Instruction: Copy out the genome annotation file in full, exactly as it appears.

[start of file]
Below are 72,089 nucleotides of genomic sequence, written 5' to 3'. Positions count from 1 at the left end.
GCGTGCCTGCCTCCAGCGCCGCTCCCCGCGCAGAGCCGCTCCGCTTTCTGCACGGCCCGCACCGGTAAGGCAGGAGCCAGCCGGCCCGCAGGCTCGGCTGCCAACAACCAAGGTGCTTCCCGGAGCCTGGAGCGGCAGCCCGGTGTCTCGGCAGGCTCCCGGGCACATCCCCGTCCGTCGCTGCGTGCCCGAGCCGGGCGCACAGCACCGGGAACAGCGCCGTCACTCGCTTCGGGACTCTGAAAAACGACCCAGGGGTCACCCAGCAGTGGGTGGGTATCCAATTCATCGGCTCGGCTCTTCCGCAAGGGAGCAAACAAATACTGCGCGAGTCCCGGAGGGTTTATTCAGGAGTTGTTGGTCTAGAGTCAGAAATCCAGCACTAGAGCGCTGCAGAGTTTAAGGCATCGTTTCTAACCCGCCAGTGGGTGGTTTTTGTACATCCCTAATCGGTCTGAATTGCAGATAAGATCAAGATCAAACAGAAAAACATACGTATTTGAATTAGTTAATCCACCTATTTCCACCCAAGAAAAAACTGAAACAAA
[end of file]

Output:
Below are 72,089 nucleotides of genomic sequence, written 5' to 3'. Positions count from 1 at the left end.
GCGTGCCTGCCTCCAGCGCCGCTCCCCGCGCAGAGCCGCTCCGCTTTCTGCACGGCCCGCACCGGTAAGGCAGGAGCCAGCCGGCCCGCAGGCTCGGCTGCCAACAACCAAGGTGCTTCCCGGAGCCTGGAGCGGCAGCCCGGTGTCTCGGCAGGCTCCCGGGCACATCCCCGTCCGTCGCTGCGTGCCCGAGCCGGGCGCACAGCACCGGGAACAGCGCCGTCACTCGCTTCGGGACTCTGAAAAACGACCCAGGGGTCACCCAGCAGTGGGTGGGTATCCAATTCATCGGCTCGGCTCTTCCGCAAGGGAGCAAACAAATACTGCGCGAGTCCCGGAGGGTTTATTCAGGAGTTGTTGGTCTAGAGTCAGAAATCCAGCACTAGAGCGCTGCAGAGTTTAAGGCATCGTTTCTAACCCGCCAGTGGGTGGTTTTTGTACATCCCTAATCGGTCTGAATTGCAGATAAGATCAAGATCAAACAGAAAAACATACGTATTTGAATTAGTTAATCCACCTATTTCCACCCAAGAAAAAACTGAAACAAA